Children of Beals T. Maltby and Laura Henson: VIII.2514. Helen Marion Maltby, b. Nov. 8, 1858. VIII.2515. William " b. May 9, 1865, died in infancy. VIII.2516. Willis " (twin, I think) " " "
VII.1293. Albert F. Maltby, b. Feb. 14, 1834 (Sherman 6, Jos.5, Jos.4, Jos.3, Dan.2, Wm.1). Mar. Feb. 1855, Mary Noble. Res. 4315 Burdette St., Omaha, Nebraska. Child died in infancy.
VII.1294. Rev. Clark Orlando Maltby, b. July 19, 1836, South Rutland, N.Y. (Sherman 6, Jos.5, Jos.4, Jos.3, Dan.2, Wm.1).
In June 1857 he graduated from the State Normal School at Albany, N.Y.; he then taught one year in the Collegiate and Polytechnic Inst., at Brooklyn, N.Y.
In Sept. 1857, he married Miss Fannie F. Clark and settled in business at Watertown, N.Y., where he remained fifteen years, active in church work and served as Deacon, Clerk, Chorister and Treasurer. He also was interested in the Sunday School in which he taught and served as Superintendent.
In the winter of 1872, he expressed a desire of long standing to enter the ministry and the year following began a three year's course of study in the Rochester Theological Seminary. He graduated in 1877 and assumed the duties of pastor at the Baptist Church, Madi- son, Wis., in response to a call, previously extended to him.
In 1881 he made a tour of Europe, visiting many important places and cities of interest. His relations with the Madison church were very harmonious and when in 1883 he offered his resignation it was not accepted, instead the church offered to give him a year's leave of absence. After spending a few months in California he returned to the vicinity of Chicago, and later settled in Philadelphia, where during a successful pastorate, a new house of worship was erected.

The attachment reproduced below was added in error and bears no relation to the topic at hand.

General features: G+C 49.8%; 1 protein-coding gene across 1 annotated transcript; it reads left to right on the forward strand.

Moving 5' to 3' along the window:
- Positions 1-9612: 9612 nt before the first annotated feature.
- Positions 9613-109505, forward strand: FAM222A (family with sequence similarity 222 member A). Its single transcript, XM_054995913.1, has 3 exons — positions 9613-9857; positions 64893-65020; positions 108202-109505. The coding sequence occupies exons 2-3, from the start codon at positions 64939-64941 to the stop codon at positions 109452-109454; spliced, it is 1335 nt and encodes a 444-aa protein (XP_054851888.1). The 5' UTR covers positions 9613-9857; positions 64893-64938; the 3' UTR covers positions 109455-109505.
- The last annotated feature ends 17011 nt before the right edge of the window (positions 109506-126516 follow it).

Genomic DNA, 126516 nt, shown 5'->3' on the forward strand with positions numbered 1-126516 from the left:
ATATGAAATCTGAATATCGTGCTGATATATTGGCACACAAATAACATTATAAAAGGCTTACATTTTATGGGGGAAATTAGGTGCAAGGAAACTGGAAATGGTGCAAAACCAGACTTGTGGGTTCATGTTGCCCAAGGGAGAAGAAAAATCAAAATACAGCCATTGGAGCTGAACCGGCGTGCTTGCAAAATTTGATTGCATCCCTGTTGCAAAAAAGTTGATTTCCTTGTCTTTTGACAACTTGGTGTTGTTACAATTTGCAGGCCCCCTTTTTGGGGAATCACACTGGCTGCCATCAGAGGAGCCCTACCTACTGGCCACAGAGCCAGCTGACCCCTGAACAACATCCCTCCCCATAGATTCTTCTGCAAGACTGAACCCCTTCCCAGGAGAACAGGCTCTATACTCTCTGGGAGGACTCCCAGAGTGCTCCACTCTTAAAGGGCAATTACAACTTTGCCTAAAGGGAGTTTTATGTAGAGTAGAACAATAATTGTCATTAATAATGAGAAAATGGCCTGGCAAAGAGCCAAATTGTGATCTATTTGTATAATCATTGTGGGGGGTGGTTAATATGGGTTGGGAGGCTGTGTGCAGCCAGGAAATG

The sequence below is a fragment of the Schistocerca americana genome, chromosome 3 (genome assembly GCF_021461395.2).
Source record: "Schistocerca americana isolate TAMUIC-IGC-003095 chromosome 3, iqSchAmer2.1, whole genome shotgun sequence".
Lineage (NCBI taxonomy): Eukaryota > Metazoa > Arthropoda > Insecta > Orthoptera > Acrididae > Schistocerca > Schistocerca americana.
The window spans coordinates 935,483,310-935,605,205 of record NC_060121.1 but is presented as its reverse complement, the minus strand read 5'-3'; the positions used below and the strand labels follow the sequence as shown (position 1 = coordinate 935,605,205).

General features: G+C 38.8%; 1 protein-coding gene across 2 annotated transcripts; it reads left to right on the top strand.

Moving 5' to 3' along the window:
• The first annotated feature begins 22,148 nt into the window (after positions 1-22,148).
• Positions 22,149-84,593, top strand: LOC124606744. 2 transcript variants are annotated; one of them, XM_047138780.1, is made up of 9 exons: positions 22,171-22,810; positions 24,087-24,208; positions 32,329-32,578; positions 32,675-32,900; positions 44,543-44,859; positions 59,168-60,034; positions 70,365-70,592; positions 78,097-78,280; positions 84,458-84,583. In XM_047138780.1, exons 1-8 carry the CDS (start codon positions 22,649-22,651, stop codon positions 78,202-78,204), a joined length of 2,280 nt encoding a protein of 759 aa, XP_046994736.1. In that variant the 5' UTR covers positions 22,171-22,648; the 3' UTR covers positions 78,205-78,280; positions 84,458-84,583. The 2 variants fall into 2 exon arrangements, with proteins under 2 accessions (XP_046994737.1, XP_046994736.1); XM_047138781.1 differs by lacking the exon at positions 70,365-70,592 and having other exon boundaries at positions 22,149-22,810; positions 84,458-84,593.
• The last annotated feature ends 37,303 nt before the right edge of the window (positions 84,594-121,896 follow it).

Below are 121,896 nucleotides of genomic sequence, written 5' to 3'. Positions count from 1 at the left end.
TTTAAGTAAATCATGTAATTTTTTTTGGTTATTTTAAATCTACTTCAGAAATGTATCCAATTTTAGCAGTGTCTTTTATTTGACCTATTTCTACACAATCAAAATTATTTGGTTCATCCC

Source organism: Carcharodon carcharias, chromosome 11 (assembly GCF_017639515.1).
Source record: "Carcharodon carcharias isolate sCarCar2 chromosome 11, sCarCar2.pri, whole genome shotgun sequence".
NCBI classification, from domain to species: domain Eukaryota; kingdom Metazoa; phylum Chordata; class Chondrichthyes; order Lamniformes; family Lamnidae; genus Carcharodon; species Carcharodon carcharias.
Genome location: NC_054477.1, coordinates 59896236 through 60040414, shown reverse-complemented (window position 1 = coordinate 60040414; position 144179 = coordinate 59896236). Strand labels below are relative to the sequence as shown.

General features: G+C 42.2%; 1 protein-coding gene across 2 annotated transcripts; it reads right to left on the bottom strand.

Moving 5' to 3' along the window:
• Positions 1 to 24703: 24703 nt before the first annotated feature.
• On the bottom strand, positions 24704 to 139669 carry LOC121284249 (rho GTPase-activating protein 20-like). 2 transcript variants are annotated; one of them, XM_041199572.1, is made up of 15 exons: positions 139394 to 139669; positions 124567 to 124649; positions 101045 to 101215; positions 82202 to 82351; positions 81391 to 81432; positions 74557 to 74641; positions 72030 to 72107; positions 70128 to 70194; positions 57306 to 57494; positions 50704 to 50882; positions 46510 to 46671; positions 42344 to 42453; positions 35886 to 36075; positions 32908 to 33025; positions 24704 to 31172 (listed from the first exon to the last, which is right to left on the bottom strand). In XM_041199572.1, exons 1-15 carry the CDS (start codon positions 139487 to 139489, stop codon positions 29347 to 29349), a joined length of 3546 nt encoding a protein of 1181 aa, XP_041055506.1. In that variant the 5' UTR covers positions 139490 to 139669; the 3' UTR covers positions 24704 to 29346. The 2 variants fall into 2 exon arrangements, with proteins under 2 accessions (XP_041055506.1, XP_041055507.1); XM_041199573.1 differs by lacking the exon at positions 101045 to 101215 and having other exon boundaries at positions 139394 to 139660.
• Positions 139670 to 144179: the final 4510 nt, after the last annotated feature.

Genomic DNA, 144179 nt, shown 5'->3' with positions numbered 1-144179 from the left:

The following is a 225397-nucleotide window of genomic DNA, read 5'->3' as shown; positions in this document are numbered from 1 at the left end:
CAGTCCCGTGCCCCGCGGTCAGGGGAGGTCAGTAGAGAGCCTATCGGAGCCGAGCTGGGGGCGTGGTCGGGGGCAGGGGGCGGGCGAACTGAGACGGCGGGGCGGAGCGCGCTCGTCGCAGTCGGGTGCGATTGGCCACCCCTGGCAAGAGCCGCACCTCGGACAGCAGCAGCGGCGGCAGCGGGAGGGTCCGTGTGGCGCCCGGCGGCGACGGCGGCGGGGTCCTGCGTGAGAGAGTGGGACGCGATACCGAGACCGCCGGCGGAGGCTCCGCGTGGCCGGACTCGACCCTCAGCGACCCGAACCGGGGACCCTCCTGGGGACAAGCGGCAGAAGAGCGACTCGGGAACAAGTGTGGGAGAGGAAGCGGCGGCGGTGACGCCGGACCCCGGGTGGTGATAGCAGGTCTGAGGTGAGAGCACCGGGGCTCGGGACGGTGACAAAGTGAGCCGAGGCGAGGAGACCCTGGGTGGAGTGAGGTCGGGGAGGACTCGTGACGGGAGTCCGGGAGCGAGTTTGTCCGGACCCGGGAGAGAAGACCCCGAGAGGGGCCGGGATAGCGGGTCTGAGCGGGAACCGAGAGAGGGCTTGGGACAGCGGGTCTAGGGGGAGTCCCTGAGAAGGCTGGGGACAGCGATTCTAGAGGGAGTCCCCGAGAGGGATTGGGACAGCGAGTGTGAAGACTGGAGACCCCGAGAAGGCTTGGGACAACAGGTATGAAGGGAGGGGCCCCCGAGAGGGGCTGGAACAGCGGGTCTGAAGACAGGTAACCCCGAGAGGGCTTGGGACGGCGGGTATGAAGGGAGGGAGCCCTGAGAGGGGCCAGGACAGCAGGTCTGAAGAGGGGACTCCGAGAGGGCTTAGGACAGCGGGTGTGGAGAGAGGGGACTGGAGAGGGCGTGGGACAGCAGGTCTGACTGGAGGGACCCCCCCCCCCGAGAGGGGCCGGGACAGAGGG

His next charge was at Paterson, N. Jersey, where after seven years of service, a church building was completed and dedicated. His last pastorate was at Newton, Pa., where a church building was erected.
His aim was always to build up--not to pull down, consequently he had many friends in the churches where he served.
Mr. Maltby wrote a number of songs--a booklet before me con- tains his hymns: "Crowns for the Faithful," "Lord, Lead Me," "The Suppliant's Plea," "This Blessed Hope"--"A Call to Victory"--"Lift Up"--"Knocking at the Heart's Door"--"God's Telephone"--"Walking With God"--"No Folks Like Mine to Me"--"All Right, Come In"-- "The Children Up in Heaven"--"The Child's Wish", "I'm Coming" and "Remember Me."
On the back cover are verses entitled "People I Love to Meet." The songs are set to music.
Forced to give up his pastorate through lack of health, he still visited the sick of the city hospital, availing himself of every opportunity to extend a helping hand.
In Sept. 1910, Rev. Clark O. Maltby "and, with the companion of his youth still spared to him," he attended the first Reunion of the Maltby Family Association, at Branford, Conn. There being present thirty of Maltby blood and six "in-laws." The group photograph, p. 403, Maltby-Maltbie Family History, shows him in the 2nd row, and his photograph is on p. 361. He ends the account of his life as